©1996 The Teaching Company, LLC (P)1996 The Great Courses
I have read many books that weave in and out of this topic, but it is nice to hear a decade-by-decade walk-through. It is detail-rich (for a fast overview from 30,000 feet, as the saying goes), with good meaningful stats blended in, all delivered in a fast cadence by the professor. Note, Glass-Steagal was still in effect when this was produced, making it between 10 and 15 years old. Thus, the kinds of reflections and additional insights that might have appeared based on lessons we have learned since then is not there. But, that wasn't my goal here anyway.
I am SO happy audible acquired this series! My wish list is stuffed with them.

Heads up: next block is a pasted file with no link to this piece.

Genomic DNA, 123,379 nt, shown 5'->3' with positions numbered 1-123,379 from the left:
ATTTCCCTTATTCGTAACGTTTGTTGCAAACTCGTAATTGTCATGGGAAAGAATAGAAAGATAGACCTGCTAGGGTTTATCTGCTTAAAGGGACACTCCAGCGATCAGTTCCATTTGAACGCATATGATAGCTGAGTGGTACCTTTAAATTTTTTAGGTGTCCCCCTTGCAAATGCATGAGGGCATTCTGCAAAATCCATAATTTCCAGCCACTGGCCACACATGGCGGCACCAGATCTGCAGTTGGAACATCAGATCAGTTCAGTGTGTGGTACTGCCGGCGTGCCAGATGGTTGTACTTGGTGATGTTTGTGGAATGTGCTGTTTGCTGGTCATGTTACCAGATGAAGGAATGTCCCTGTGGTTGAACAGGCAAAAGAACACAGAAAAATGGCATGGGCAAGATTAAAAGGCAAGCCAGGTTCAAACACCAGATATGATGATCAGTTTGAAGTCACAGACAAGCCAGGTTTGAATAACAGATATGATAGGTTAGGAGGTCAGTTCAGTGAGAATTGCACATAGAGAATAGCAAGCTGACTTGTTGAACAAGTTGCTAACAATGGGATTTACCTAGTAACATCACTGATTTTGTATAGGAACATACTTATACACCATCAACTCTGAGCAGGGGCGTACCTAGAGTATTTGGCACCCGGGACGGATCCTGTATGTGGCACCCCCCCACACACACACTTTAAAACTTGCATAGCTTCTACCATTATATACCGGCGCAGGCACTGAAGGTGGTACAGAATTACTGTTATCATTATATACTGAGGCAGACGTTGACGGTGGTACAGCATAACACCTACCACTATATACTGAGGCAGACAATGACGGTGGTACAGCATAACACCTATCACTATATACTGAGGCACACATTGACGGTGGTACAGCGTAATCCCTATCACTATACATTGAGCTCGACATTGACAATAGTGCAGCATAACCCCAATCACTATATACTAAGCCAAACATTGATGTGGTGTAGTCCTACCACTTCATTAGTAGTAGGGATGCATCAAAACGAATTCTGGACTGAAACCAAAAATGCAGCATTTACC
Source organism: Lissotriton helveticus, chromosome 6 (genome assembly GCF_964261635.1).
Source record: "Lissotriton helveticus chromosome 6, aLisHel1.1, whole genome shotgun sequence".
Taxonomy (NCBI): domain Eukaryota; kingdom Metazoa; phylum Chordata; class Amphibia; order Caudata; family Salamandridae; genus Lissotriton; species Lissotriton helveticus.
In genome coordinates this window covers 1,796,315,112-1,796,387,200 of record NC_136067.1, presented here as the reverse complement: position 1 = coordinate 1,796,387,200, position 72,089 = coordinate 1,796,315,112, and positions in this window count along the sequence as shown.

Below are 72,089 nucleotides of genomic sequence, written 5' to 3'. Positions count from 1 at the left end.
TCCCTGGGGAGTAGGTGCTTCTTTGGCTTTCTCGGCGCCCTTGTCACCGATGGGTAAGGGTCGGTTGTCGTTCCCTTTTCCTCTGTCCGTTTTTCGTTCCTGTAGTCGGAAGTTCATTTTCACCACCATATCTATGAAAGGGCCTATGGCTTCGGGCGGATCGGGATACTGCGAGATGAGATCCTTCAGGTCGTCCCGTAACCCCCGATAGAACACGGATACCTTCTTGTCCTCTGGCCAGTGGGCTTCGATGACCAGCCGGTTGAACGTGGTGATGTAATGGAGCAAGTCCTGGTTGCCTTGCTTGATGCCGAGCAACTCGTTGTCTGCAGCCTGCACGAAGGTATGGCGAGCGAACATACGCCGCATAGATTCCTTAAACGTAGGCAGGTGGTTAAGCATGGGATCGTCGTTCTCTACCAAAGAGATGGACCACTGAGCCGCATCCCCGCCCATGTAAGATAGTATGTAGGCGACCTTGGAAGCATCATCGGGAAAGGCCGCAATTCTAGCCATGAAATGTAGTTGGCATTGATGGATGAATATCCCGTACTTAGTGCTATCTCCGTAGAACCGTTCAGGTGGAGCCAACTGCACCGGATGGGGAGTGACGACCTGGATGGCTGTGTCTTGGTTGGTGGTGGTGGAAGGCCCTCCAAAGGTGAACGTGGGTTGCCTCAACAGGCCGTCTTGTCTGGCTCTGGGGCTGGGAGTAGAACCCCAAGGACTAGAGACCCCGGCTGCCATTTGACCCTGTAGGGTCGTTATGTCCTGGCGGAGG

This audio program is excellent context for viewing current US economy. Program is very interesting and easy to listen to. If you are ‘one of those people’ who think everything is going to hell in a hand basket today, this is a must listen, we have been there before.
This was a riveting look at America's recent economic history. Taylor is really good at providing interesting statistics to illuminate trends. He disabuses the listener of common economic fallacies and inculcates the economic way of thinking about a host of important issues. A major theme throughout the course is the dramatic increase in the size of government over the century. Taylor analyzes different policies and gives the consensus economist view on most of them. I highly recommend this course.
This is one of the older series in The Great Courses library -- it was recorded at the close of the 20th century; but it is outstanding, and the best evidence of that is the fact that every minute of it remains relevant today.